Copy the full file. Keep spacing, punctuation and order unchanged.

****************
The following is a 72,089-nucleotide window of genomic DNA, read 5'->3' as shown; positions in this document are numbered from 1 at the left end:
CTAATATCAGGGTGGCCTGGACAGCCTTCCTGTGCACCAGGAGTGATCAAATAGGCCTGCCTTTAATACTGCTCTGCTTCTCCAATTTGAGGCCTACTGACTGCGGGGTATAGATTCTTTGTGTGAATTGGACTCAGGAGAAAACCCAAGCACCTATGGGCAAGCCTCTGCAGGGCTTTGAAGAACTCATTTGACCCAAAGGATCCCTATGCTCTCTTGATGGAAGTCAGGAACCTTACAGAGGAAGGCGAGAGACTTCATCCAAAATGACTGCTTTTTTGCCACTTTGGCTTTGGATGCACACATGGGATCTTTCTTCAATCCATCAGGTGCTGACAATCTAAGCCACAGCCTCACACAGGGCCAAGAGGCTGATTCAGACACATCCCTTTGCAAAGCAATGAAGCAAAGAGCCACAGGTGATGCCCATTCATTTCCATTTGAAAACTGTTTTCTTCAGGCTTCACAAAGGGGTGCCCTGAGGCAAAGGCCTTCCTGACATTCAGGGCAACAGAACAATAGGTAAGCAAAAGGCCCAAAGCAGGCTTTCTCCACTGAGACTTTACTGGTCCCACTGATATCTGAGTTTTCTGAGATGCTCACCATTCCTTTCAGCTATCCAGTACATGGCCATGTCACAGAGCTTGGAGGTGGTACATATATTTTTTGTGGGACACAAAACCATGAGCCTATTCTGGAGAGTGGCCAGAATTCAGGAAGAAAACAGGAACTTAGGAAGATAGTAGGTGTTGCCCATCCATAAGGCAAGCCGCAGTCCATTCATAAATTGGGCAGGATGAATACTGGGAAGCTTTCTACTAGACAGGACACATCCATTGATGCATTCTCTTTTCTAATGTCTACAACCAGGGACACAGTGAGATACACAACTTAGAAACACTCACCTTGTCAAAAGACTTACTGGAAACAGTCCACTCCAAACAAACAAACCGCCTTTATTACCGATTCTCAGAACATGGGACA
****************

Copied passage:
The following is a 72,089-nucleotide window of genomic DNA, read 5'->3' as shown; positions in this document are numbered from 1 at the left end:
CTAATATCAGGGTGGCCTGGACAGCCTTCCTGTGCACCAGGAGTGATCAAATAGGCCTGCCTTTAATACTGCTCTGCTTCTCCAATTTGAGGCCTACTGACTGCGGGGTATAGATTCTTTGTGTGAATTGGACTCAGGAGAAAACCCAAGCACCTATGGGCAAGCCTCTGCAGGGCTTTGAAGAACTCATTTGACCCAAAGGATCCCTATGCTCTCTTGATGGAAGTCAGGAACCTTACAGAGGAAGGCGAGAGACTTCATCCAAAATGACTGCTTTTTTGCCACTTTGGCTTTGGATGCACACATGGGATCTTTCTTCAATCCATCAGGTGCTGACAATCTAAGCCACAGCCTCACACAGGGCCAAGAGGCTGATTCAGACACATCCCTTTGCAAAGCAATGAAGCAAAGAGCCACAGGTGATGCCCATTCATTTCCATTTGAAAACTGTTTTCTTCAGGCTTCACAAAGGGGTGCCCTGAGGCAAAGGCCTTCCTGACATTCAGGGCAACAGAACAATAGGTAAGCAAAAGGCCCAAAGCAGGCTTTCTCCACTGAGACTTTACTGGTCCCACTGATATCTGAGTTTTCTGAGATGCTCACCATTCCTTTCAGCTATCCAGTACATGGCCATGTCACAGAGCTTGGAGGTGGTACATATATTTTTTGTGGGACACAAAACCATGAGCCTATTCTGGAGAGTGGCCAGAATTCAGGAAGAAAACAGGAACTTAGGAAGATAGTAGGTGTTGCCCATCCATAAGGCAAGCCGCAGTCCATTCATAAATTGGGCAGGATGAATACTGGGAAGCTTTCTACTAGACAGGACACATCCATTGATGCATTCTCTTTTCTAATGTCTACAACCAGGGACACAGTGAGATACACAACTTAGAAACACTCACCTTGTCAAAAGACTTACTGGAAACAGTCCACTCCAAACAAACAAACCGCCTTTATTACCGATTCTCAGAACATGGGACA